Delivering a vaccine for a global pandemic that has caused nearly 1.5 million deaths and has infected more than 64 million people – as of early December 2020 – will require a logistical effort of extraordinary complexity.
In the following Q&A, Associate Professor Tinglong Dai of the Johns Hopkins Carey Business School offers insights into the process of administering COVID-19 vaccines in the United States as well as in other parts of the world. Dai is an expert in operations management and business analytics, with a focus on the health care industry.
QUESTION: We know that some vaccines must be kept at extremely cold temperatures. What are the different temperature requirements of the first three vaccine candidates? And what are the supply chain implications?
TINGLONG DAI: The three leading vaccine candidates, from Pfizer/BioNTech, Moderna, and AstraZeneca/Oxford, are very different in temperature requirements.
If you have heard people talk about a vaccine that needs to be stored at Arctic-winter temperatures, that is Pfizer’s. The Pfizer vaccine can be stored at minus-70 degrees Celsius (minus-94 degrees Fahrenheit) — plus or minus 10 degrees Celsius — for six months. Needless to say, that is a super tough temperature requirement that few hospitals or pharmacies can offer. Essentially, you would need to purchase an ultra-cold freezer, each of which can cost as much as $20,000 and hold more than 100,000 doses. So Pfizer has built a thermal shipper that can be stored at room temperature and keep vaccines ultra-cold for as long as 10 days. You can only open the shipper at most twice a day. After 10 days, you would need to add dry ice to those shippers every five days. Once you take a vaccine out of the shipper and put it into a regular refrigerator, you would have to use it within five days.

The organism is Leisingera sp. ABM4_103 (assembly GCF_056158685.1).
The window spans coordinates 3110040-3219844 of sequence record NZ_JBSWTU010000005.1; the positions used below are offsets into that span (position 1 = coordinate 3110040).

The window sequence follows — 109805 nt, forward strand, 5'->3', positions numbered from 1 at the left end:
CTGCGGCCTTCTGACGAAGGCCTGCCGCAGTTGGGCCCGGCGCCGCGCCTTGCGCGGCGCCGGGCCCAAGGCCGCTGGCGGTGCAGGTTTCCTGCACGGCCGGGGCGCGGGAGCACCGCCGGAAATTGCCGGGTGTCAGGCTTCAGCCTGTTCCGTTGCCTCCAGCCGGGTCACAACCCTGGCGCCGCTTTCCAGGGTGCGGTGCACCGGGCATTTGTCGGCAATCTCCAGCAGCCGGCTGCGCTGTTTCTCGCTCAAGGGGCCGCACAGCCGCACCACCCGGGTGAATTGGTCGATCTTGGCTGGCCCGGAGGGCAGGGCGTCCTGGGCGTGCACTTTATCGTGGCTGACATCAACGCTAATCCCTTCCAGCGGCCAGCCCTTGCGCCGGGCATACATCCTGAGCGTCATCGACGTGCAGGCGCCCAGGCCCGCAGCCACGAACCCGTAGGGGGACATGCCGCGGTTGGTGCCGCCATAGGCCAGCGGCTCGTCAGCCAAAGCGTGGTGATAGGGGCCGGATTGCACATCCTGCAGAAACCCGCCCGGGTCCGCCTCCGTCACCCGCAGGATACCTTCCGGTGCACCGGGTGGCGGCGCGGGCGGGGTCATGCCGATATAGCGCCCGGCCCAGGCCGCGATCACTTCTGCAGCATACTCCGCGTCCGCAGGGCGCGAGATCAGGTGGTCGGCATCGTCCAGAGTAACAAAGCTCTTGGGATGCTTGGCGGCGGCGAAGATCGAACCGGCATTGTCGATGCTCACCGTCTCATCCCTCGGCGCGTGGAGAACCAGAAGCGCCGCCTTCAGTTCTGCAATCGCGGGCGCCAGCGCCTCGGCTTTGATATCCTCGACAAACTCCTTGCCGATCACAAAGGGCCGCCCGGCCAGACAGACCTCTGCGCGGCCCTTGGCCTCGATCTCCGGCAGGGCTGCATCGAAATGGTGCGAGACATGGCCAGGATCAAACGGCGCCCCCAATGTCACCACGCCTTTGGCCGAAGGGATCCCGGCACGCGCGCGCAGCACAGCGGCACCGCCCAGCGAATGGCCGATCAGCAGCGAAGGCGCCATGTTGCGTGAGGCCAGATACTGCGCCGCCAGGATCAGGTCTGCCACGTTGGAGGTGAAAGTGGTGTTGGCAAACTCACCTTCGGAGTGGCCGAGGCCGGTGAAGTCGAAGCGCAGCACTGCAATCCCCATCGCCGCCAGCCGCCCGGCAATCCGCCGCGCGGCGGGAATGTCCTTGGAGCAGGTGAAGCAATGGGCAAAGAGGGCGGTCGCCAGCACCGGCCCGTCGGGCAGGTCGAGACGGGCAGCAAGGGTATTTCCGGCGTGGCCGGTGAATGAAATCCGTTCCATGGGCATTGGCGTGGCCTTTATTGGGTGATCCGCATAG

If you mentally go through how tough it is to distribute Pfizer's vaccine, you will greatly appreciate the other two vaccine candidates. The Moderna vaccine can be stored between 2 and 8 degrees Celsius (36 and 46 degrees Fahrenheit) for 30 days. That is what a regular refrigerator can offer. It can be stored for as long as six months at minus-20 degrees Celsius (minus-4 degrees Fahrenheit) in a home or medical freezer. It can also be stored at room temperature for 12 hours.
And AstraZeneca’s vaccine is yet another upgrade. Basically, it requires chilled, not cold, storage. It can be stored between 2 and 8 degrees Celsius (36 and 46 degrees Fahrenheit) for six months. This is really a very, very basic requirement. For this reason, many consider AstraZeneca’s vaccine to be the one that’s going to be widely distributed around the world.